Track Coach

TC239 Editorial Column

From the Editor – RUSS EBBETS


There is a “law” in motor learning called Fitt’s Law. Even if you are not familiar with Fitt’s Law by name there is a good chance you’ve experienced the law in your daily life. Fitt’s Law states that the more quickly we try to do a physical task the more inaccurate or sloppy we become. This seems to hold true whether we’re putting round pegs in little holes, stacking plastic cups upside-down on YouTube or quickly typing a Track Coach editorial.

In almost all competitive endeavors quicker actions though yield better results. After all the Olde English word “sped” meant success. Certainly, practice is one way to improve accuracy, but in truth that only works to a point. Speed is the enemy of accuracy. There inevitably comes a point where, as they say, “something’s gotta give.”

Speed and accuracy comes into play in the relays, particularly the 4x100m. The 4×1 involves a more complex set of challenges as we are now dealing with four people with different skills, abilities, sizes and shapes, not to mention psychological qualities that can also be as different as they are similar. Yet that becomes one of the beauties of the race as the successful teams somehow raise complementary actions to an artform.

What needs to be established for success in the 4×1 relay is a philosophy of the relay that is simple to understand, simple to implement and meticulously executed by all. Maybe the first tenet of this philosophy should be the general agreement that the baton should travel the shortest path from start to finish. This builds on the old adage that the shortest path between two points is a straight line. The obvious problem here is that the 4×1 is contested around two unstraight turns.

Once the “shortest path” point is accepted the hands carrying the baton can be determined. The shortest path for the baton will dictate a right-left-right-left hand carrying pattern. Why? Simply put if sprinter #1 carries the baton in the right hand he can hug the inside of his lane around the first curve (the shortest distance around the curve) and hand off to sprinter #2’s left hand. Number 2 should be stationed to the outside of the lane for the backstretch straightaway run.

Sprinter #2 can stay to the “outside” of the lane down the backstretch and enter the second curve making a pass to the right hand of sprinter #3. Number 3 should also hug the inside of the curve, again running the shortest distance around the curve.

Sprinter #4 is to the outside of the lane and receives the baton with the left hand and it is on to the finish. Using the right-left-right-left carrying pattern gives the baton the shortest course over the full loop of the track.

A second important factor in relay success is the speed of the baton over the course of the race. Theoretically the baton with the fastest average velocity should win the race. Although I have never seen stats that prove this one way or the other it makes sense, but that being said I am sure that there are individual anchor legs such as Usain Bolt, Bob Hayes or Evelyn Ashford that may prove that exceptions are “the rule.”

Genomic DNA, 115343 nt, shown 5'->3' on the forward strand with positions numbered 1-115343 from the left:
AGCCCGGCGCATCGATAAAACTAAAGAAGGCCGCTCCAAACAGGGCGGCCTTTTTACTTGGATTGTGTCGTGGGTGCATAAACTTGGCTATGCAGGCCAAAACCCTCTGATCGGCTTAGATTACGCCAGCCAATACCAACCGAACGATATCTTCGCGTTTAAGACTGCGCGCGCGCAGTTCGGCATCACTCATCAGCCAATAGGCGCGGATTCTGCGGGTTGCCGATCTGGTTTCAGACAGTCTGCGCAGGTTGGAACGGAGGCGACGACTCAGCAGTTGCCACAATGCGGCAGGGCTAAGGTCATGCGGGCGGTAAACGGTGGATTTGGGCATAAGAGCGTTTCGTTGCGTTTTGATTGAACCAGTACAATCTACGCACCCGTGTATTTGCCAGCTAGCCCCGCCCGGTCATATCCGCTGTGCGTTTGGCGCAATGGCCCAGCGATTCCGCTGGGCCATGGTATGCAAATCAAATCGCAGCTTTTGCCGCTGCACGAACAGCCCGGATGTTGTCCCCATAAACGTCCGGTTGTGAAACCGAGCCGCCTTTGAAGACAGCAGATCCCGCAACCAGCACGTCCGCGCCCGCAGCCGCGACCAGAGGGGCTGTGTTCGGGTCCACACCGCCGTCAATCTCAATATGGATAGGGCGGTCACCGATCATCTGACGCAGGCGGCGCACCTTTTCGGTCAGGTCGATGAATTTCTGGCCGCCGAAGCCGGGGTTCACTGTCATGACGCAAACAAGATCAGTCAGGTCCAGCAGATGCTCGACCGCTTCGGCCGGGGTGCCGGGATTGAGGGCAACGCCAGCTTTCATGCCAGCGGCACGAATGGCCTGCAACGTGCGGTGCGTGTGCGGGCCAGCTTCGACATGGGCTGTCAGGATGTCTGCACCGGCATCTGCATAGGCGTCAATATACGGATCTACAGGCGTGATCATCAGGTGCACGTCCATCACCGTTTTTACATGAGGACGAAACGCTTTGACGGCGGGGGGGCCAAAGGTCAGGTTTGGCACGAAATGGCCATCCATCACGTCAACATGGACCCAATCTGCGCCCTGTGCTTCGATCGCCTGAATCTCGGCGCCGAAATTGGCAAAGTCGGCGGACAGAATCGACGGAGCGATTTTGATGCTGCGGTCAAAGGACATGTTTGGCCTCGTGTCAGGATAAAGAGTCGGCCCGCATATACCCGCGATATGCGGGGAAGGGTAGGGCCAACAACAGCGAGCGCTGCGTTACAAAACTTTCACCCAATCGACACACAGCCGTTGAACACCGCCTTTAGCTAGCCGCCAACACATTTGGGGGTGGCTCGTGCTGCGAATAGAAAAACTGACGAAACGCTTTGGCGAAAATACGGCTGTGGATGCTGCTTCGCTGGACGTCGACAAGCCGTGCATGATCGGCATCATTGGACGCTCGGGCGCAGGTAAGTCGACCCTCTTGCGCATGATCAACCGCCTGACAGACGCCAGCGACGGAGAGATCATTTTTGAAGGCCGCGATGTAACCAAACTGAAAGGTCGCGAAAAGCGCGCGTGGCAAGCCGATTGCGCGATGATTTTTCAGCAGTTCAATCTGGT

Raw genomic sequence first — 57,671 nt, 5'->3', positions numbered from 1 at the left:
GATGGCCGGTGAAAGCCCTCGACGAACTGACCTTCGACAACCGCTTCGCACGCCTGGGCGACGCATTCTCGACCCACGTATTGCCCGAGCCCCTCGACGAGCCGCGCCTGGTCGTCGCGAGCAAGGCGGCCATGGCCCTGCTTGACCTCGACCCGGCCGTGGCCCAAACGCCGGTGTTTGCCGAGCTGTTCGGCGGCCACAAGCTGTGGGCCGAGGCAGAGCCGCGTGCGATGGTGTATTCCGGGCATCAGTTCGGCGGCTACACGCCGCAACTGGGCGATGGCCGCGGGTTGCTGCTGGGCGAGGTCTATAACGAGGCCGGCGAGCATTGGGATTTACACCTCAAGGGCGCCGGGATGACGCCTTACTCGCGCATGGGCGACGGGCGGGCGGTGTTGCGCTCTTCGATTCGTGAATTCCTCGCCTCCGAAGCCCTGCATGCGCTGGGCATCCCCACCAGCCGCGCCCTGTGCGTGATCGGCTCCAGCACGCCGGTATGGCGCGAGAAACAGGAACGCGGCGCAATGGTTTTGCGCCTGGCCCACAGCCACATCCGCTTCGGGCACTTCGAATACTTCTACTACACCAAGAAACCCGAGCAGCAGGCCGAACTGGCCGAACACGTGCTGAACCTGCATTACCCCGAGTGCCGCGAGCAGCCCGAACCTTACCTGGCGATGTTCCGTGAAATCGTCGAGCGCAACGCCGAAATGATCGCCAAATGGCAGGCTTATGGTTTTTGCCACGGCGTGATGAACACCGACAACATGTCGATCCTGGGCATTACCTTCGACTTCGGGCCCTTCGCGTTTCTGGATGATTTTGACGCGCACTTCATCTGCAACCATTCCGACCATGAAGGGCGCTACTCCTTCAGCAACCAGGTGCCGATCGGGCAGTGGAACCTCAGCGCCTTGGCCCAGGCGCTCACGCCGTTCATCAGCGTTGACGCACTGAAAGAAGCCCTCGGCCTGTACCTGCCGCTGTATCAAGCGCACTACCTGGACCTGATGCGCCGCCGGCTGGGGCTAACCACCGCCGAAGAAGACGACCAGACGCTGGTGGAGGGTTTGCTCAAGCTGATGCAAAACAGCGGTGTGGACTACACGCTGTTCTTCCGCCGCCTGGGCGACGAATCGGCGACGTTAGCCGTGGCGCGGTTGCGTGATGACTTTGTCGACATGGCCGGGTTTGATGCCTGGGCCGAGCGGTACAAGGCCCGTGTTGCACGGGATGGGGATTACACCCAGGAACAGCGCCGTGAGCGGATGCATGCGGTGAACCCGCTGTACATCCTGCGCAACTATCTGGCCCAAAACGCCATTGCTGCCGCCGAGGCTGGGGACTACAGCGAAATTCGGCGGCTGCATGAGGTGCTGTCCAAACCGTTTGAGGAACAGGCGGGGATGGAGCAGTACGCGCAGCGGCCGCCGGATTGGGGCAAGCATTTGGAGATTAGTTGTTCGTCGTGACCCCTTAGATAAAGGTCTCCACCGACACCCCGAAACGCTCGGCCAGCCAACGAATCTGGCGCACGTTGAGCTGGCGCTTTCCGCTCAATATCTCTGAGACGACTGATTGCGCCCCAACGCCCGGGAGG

The reason why the baton speed is problematic is that the intersect of the incoming/outgoing  exchange happens during two different phases of the 100m sprint action. The incoming sprinter is in the deceleration phase of the 100m where there is a gradual slowing of the runner the farther he gets into the race. Complicating this fact is that sprinters #1, #2 and #3 are all decelerating into (or out of) a curve.

For the outgoing sprinter he is in an acceleration phase where he is approaching top end velocity (maximum velocity) that is further fueled by the excitement of finally getting the opportunity to “go.” Passing the baton too soon or too late would graphically present with a stop/start pattern that compromises the whole process, loses races and drives coaches to distraction.

Step patterns, go marks and a steady hand for passing or receiving all become equally important considerations that go into the mix of a successful exchange.

The last things to consider in one’s relay philosophy of the 4×1 is that “little things count.” By no means am I suggesting that “nit pickers” make great relayists. What I am saying is that the race demands identification and attention to details.

Relays can be won or lost by as little as 1/100th of a second. Sprint-wise 1/100th of a second is about the width of your pinkie finger. Look at that for a second. Four people, 170-190 steps, 40ish seconds and the winner gets decided by the width of the smallest finger. Recognition and attention to the smallest details is what gives an added advantage to the collective speed and accuracy of four people.

Phew. It was never that complicated in elementary school. Passes were visual with a crash exchange pattern, staying in your lane was desirable and the team with the fastest anchor always seemed to win. Times change for everyone.

In this issue we have some real experts who will share their expertise on what has worked for them and what should work for you. While there are some slight differences of opinion on the correct “how-to’s” I think you’ll find enough of a consensus that your successes this spring will be due to a consistent relay philosophy, exacting practice and a creative mix of both speed and accuracy.